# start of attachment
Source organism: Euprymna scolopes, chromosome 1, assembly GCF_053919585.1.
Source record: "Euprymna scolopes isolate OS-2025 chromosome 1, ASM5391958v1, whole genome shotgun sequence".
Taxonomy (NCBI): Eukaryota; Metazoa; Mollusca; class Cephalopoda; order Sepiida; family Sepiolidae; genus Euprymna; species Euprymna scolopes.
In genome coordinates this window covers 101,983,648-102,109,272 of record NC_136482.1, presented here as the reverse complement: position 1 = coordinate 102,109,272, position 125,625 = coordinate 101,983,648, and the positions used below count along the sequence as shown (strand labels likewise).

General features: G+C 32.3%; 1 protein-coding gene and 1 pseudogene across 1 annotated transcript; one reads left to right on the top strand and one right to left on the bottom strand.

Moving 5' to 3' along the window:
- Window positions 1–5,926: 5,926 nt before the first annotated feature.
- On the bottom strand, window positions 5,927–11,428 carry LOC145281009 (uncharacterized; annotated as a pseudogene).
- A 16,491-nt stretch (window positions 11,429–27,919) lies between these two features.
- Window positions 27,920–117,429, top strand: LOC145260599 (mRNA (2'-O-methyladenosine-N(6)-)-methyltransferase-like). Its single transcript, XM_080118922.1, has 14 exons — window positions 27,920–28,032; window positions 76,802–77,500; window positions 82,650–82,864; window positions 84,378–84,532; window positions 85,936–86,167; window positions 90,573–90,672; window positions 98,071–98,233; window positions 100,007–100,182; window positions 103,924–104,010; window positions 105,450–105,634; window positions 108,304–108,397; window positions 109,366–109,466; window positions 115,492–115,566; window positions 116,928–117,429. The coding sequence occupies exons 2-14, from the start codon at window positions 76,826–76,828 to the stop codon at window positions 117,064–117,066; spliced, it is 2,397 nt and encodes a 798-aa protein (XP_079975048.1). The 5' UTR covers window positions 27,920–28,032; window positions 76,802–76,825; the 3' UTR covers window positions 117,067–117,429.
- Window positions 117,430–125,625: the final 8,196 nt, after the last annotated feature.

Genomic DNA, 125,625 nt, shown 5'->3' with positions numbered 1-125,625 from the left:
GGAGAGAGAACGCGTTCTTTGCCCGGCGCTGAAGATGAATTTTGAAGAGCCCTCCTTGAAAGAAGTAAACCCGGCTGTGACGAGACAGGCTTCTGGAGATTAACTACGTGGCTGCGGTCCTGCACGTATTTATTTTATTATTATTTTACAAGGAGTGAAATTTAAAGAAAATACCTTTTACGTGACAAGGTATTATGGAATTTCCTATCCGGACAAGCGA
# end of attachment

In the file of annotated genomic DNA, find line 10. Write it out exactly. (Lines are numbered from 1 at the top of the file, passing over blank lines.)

- Window positions 27,920–117,429, top strand: LOC145260599 (mRNA (2'-O-methyladenosine-N(6)-)-methyltransferase-like). Its single transcript, XM_080118922.1, has 14 exons — window positions 27,920–28,032; window positions 76,802–77,500; window positions 82,650–82,864; window positions 84,378–84,532; window positions 85,936–86,167; window positions 90,573–90,672; window positions 98,071–98,233; window positions 100,007–100,182; window positions 103,924–104,010; window positions 105,450–105,634; window positions 108,304–108,397; window positions 109,366–109,466; window positions 115,492–115,566; window positions 116,928–117,429. The coding sequence occupies exons 2-14, from the start codon at window positions 76,826–76,828 to the stop codon at window positions 117,064–117,066; spliced, it is 2,397 nt and encodes a 798-aa protein (XP_079975048.1). The 5' UTR covers window positions 27,920–28,032; window positions 76,802–76,825; the 3' UTR covers window positions 117,067–117,429.